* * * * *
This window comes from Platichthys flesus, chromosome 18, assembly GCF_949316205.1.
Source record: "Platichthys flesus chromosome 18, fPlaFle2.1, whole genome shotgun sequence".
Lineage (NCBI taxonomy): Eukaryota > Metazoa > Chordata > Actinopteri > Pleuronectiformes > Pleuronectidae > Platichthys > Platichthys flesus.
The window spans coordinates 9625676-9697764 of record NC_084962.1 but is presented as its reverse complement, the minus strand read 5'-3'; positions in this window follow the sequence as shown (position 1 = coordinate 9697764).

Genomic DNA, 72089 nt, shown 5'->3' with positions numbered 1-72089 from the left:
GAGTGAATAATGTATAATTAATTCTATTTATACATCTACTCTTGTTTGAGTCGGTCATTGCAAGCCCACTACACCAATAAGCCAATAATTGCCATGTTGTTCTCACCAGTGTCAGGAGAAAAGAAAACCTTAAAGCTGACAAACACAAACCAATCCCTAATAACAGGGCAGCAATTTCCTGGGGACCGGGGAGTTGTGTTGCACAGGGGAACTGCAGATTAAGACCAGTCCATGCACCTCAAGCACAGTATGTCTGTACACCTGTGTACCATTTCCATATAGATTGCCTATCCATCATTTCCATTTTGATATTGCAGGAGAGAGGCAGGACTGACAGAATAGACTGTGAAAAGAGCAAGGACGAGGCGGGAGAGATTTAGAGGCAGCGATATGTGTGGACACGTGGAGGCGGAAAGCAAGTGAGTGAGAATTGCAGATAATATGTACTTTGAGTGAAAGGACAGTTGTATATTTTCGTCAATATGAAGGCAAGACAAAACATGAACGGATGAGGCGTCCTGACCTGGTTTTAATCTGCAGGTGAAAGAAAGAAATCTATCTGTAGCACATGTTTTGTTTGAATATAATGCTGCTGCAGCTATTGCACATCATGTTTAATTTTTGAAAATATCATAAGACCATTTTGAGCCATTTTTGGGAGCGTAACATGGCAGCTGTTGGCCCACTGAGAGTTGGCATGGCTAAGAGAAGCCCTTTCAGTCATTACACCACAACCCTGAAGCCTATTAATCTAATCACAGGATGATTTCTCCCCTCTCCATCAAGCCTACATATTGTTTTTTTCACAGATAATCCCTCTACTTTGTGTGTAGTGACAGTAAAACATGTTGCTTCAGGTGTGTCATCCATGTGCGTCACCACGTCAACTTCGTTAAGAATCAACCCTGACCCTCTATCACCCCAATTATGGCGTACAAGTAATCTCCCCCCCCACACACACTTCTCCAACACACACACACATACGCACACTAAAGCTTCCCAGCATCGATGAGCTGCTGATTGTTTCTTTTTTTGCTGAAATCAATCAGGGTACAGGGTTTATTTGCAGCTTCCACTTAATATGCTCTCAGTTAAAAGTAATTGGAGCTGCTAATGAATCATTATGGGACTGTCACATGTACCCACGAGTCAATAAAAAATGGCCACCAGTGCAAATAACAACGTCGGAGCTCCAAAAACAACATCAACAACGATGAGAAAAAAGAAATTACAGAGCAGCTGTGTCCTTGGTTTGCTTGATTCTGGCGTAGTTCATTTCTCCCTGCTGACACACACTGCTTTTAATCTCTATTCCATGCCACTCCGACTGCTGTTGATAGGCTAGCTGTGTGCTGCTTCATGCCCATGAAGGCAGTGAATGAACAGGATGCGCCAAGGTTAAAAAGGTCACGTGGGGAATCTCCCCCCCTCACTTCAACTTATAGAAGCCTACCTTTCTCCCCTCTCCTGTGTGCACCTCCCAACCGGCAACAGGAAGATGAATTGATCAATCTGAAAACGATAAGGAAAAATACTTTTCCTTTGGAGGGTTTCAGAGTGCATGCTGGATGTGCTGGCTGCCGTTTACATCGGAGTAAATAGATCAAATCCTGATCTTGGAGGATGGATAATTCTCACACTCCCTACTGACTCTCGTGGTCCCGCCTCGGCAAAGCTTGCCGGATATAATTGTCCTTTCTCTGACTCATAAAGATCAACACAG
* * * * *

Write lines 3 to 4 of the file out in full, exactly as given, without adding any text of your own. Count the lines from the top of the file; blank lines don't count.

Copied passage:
Lineage (NCBI taxonomy): Eukaryota > Metazoa > Chordata > Actinopteri > Pleuronectiformes > Pleuronectidae > Platichthys > Platichthys flesus.
The window spans coordinates 9625676-9697764 of record NC_084962.1 but is presented as its reverse complement, the minus strand read 5'-3'; positions in this window follow the sequence as shown (position 1 = coordinate 9697764).